History, 1838–1856, volume F-1 [1 May 1844–8 August 1844]

  • Source Note
  • Historical Introduction
Page 290
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<​August 1​> laboring about six weeks, but continued preaching through the winter, strengthening the Churches and comforting the Saints. [HC 7:218]
“In a revelation given January 1832, and were called to go on a mission to the Eastern Country; accordingly they started in March, and travelled and preached the gospel through the States of , , , , Rhode Island, and : they baptised several in Spafford, N. Y., in and Lyne, Mass., in Providence, R. I., and in , Maine, <​preaching much from house to house, as well as in public congregations and​> returning to in November or December.
“During the year 1833 preached among the churches as he had opportunity, and spent a good portion of his time laboring with his hands. On the 17th of February 1834 he was ordained and set apart as one of the High Council in , in which office he officiated until he went to in 1838.
“August 13. 1834 he married , who was born in Bedford, Hillsborough County, New Hampshire, Dec 20. 1808.
“Sept 16. 1835 he was appointed in company with as a committee and general agent to act in the name of, and for the . In the winter of 1835-6 he chopped cord wood for .
“In 1838 he travelled in company with his brother Joseph from to . He passed through the mobbing of that year, in and in , and his family suffered nigh unto death from exposure as they were driven about by the mob. He was in the battle, and immediately after, by the counsel of Prest , with bros. , B[enjamin] L. Clapp, and about twenty others they fled for by the wilderness through the North part of and the Southern part of . Messengers overtook them and informed them that had sent a company of fifty well armed men to follow them, with strict orders not to return until they had brought back the company either dead or alive. When this word came a halt was called, and asked what they should do in case the enemy overtook them; after a few moment’s consultation the whole company covenanted with uplifted hands to heaven, that if they were overtaken they would fight till they died, and not a man would fall into the hands of the enemy alive. They then travelled on ten miles and camped on the edge of some timber on the North side of a four mile prairie, and they afterwards learned that their enemies camped on the South edge of the same prairie, and would have overtaken them next day, had not the Lord sent a heavy snow storm during the night; and when the brethren arose in the morning, remarked, that that snow storm was their salvation. The air was so full of snow they could hardly find their [HC 7:219] horses to saddle them, but they soon mounted their horses and continued their journey as fast as they could. The storm was from the North and in their faces; it filled their tracks in a few moments so that ’s men could not follow. It was reported that this company of men on their return informed the that they could not overtake the [p. 290]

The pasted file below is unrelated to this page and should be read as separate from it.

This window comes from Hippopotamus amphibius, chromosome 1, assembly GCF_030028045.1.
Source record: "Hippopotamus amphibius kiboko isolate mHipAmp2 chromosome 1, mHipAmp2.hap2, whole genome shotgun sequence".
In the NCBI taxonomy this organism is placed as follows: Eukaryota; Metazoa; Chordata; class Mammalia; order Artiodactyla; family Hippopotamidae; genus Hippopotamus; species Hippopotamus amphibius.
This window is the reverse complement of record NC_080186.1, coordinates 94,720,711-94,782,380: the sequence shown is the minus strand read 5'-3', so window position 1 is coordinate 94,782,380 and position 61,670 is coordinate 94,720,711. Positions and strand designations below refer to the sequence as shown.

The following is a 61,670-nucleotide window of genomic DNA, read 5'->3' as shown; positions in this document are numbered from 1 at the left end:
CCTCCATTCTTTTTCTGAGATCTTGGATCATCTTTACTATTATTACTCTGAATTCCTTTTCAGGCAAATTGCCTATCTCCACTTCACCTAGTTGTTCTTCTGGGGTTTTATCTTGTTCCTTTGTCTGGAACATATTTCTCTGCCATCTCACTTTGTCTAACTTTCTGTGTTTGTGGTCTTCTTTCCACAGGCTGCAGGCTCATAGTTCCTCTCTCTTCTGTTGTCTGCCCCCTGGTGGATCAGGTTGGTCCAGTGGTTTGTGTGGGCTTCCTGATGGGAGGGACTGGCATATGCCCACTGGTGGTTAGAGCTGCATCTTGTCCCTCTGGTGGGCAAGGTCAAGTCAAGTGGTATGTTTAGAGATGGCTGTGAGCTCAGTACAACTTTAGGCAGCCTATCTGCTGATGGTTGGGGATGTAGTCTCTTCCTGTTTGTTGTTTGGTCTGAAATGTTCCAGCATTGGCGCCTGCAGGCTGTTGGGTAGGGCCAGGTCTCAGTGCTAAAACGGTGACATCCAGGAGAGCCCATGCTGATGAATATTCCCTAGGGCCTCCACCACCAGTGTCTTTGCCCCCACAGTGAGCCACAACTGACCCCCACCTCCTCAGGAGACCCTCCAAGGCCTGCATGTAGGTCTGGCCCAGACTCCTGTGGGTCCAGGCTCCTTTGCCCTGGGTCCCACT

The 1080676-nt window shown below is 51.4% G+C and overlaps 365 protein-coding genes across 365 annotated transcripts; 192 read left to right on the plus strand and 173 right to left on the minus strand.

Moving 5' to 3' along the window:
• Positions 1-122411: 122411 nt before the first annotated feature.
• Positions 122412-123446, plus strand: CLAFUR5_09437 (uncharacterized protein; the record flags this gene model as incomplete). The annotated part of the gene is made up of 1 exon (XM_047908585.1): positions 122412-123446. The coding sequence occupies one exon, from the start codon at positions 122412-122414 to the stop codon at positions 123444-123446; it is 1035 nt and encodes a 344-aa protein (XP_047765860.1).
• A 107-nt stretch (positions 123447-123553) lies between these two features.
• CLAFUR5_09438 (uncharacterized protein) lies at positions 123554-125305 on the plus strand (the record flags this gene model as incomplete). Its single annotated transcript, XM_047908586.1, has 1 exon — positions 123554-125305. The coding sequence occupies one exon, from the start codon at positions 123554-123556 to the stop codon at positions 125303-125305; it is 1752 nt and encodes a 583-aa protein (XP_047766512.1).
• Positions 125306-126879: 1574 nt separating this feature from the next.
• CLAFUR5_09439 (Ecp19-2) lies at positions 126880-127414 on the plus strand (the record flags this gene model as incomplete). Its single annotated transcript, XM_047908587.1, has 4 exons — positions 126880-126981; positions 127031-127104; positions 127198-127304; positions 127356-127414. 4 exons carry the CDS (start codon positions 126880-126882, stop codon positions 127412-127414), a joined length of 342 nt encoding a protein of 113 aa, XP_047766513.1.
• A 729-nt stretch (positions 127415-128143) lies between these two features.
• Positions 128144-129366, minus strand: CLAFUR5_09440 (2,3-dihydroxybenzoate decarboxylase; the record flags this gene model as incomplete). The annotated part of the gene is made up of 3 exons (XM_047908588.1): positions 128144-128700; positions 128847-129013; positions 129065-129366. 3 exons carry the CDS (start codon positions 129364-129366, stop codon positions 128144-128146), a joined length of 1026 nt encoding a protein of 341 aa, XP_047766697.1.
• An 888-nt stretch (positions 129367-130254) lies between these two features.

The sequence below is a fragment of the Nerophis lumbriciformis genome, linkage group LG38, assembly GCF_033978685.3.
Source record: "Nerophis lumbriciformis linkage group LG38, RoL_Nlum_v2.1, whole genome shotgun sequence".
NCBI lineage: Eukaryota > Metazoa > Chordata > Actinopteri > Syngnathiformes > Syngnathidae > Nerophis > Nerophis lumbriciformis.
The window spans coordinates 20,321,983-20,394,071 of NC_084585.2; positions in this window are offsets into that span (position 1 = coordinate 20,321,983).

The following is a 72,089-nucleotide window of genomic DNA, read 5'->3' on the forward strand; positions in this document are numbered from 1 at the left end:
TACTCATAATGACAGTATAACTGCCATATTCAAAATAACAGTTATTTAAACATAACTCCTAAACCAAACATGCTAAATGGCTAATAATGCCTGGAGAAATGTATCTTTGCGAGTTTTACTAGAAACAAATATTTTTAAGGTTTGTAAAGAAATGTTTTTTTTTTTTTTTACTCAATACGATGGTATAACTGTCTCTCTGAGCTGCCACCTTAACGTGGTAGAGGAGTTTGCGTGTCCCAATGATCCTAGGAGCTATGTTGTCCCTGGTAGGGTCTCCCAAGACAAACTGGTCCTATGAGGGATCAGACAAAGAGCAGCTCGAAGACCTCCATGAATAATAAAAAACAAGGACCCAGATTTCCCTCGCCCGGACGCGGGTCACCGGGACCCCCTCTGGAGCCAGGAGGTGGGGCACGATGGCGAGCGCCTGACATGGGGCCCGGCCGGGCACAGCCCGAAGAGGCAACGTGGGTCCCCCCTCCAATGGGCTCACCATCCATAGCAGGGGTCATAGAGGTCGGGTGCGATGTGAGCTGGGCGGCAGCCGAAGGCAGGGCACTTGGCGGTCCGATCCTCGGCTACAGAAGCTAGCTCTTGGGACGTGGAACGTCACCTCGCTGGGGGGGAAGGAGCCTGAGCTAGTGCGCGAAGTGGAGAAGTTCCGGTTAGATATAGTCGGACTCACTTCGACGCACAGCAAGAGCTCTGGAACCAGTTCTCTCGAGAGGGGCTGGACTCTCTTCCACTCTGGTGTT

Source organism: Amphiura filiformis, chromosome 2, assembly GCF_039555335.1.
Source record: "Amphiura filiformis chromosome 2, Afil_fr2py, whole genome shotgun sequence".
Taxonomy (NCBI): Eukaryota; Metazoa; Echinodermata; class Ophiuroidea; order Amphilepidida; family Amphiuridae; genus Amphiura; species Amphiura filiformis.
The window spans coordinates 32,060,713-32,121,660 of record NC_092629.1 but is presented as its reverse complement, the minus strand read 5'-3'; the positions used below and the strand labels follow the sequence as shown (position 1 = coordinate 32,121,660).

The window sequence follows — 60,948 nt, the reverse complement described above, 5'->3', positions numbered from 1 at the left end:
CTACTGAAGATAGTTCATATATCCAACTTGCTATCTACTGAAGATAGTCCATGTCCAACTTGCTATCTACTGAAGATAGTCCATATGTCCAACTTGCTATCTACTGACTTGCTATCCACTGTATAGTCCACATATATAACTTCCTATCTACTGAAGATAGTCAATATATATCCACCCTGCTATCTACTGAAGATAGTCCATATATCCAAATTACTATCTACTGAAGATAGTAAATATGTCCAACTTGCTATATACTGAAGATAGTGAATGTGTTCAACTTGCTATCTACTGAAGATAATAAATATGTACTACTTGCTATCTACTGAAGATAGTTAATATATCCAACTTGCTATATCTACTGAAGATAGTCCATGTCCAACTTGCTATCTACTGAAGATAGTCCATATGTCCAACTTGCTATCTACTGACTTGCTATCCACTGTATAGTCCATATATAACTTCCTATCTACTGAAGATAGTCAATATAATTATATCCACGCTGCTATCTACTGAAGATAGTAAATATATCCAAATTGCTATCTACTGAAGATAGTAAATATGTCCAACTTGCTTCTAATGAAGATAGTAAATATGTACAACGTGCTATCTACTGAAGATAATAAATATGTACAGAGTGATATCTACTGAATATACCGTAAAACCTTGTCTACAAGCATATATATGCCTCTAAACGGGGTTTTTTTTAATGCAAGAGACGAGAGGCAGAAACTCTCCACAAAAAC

August 1 laboring about six weeks, but continued preaching through the winter, strengthening the Churches and comforting the Saints. [HC 7:218]
“In a revelation given January 1832, and were called to go on a mission to the Eastern Country; accordingly they started in March, and travelled and preached the gospel through the States of , , , , Rhode Island, and : they baptised several in Spafford, N. Y., in and Lyne, Mass., in Providence, R. I., and in , Maine, preaching much from house to house, as well as in public congregations and returning to in November or December.
“During the year 1833 preached among the churches as he had opportunity, and spent a good portion of his time laboring with his hands. On the 17th of February 1834 he was ordained and set apart as one of the High Council in , in which office he officiated until he went to in 1838.
“August 13. 1834 he married , who was born in Bedford, Hillsborough County, New Hampshire, Dec 20. 1808.
“Sept 16. 1835 he was appointed in company with as a committee and general agent to act in the name of, and for the . In the winter of 1835-6 he chopped cord wood for .
“In 1838 he travelled in company with his brother Joseph from to . He passed through the mobbing of that year, in and in , and his family suffered nigh unto death from exposure as they were driven about by the mob. He was in the battle, and immediately after, by the counsel of Prest , with bros. , Benjamin L. Clapp, and about twenty others they fled for by the wilderness through the North part of and the Southern part of . Messengers overtook them and informed them that had sent a company of fifty well armed men to follow them, with strict orders not to return until they had brought back the company either dead or alive. When this word came a halt was called, and asked what they should do in case the enemy overtook them; after a few moment’s consultation the whole company covenanted with uplifted hands to heaven, that if they were overtaken they would fight till they died, and not a man would fall into the hands of the enemy alive. They then travelled on ten miles and camped on the edge of some timber on the North side of a four mile prairie, and they afterwards learned that their enemies camped on the South edge of the same prairie, and would have overtaken them next day, had not the Lord sent a heavy snow storm during the night; and when the brethren arose in the morning, remarked, that that snow storm was their salvation. The air was so full of snow they could hardly find their [HC 7:219] horses to saddle them, but they soon mounted their horses and continued their journey as fast as they could. The storm was from the North and in their faces; it filled their tracks in a few moments so that ’s men could not follow. It was reported that this company of men on their return informed the that they could not overtake the [p. 290]
Page 290